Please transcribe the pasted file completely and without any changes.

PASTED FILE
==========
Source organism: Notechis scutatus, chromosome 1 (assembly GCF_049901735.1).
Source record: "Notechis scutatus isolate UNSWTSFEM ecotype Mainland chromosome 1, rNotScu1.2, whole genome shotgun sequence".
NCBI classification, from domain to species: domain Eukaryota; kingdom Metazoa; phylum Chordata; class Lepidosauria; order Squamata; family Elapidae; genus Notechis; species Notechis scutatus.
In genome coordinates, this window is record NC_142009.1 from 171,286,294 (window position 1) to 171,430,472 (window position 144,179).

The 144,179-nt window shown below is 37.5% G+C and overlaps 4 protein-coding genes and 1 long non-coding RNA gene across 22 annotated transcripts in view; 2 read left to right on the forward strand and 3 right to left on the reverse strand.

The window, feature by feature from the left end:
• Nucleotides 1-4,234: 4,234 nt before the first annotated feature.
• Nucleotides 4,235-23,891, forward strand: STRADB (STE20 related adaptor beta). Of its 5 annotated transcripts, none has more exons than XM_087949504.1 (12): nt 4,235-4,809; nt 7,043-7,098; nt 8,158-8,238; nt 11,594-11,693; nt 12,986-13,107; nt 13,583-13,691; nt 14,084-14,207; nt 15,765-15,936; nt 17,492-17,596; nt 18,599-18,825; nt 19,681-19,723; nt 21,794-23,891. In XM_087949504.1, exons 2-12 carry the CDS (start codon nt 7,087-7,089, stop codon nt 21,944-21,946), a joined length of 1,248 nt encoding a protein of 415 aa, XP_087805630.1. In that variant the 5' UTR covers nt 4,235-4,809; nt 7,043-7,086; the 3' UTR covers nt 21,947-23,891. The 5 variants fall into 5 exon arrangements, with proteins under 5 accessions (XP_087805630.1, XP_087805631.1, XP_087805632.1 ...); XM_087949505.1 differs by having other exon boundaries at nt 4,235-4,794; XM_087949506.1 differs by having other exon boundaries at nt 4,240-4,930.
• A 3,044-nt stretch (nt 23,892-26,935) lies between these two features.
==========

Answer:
Source organism: Notechis scutatus, chromosome 1 (assembly GCF_049901735.1).
Source record: "Notechis scutatus isolate UNSWTSFEM ecotype Mainland chromosome 1, rNotScu1.2, whole genome shotgun sequence".
NCBI classification, from domain to species: domain Eukaryota; kingdom Metazoa; phylum Chordata; class Lepidosauria; order Squamata; family Elapidae; genus Notechis; species Notechis scutatus.
In genome coordinates, this window is record NC_142009.1 from 171,286,294 (window position 1) to 171,430,472 (window position 144,179).

The 144,179-nt window shown below is 37.5% G+C and overlaps 4 protein-coding genes and 1 long non-coding RNA gene across 22 annotated transcripts in view; 2 read left to right on the forward strand and 3 right to left on the reverse strand.

The window, feature by feature from the left end:
• Nucleotides 1-4,234: 4,234 nt before the first annotated feature.
• Nucleotides 4,235-23,891, forward strand: STRADB (STE20 related adaptor beta). Of its 5 annotated transcripts, none has more exons than XM_087949504.1 (12): nt 4,235-4,809; nt 7,043-7,098; nt 8,158-8,238; nt 11,594-11,693; nt 12,986-13,107; nt 13,583-13,691; nt 14,084-14,207; nt 15,765-15,936; nt 17,492-17,596; nt 18,599-18,825; nt 19,681-19,723; nt 21,794-23,891. In XM_087949504.1, exons 2-12 carry the CDS (start codon nt 7,087-7,089, stop codon nt 21,944-21,946), a joined length of 1,248 nt encoding a protein of 415 aa, XP_087805630.1. In that variant the 5' UTR covers nt 4,235-4,809; nt 7,043-7,086; the 3' UTR covers nt 21,947-23,891. The 5 variants fall into 5 exon arrangements, with proteins under 5 accessions (XP_087805630.1, XP_087805631.1, XP_087805632.1 ...); XM_087949505.1 differs by having other exon boundaries at nt 4,235-4,794; XM_087949506.1 differs by having other exon boundaries at nt 4,240-4,930.
• A 3,044-nt stretch (nt 23,892-26,935) lies between these two features.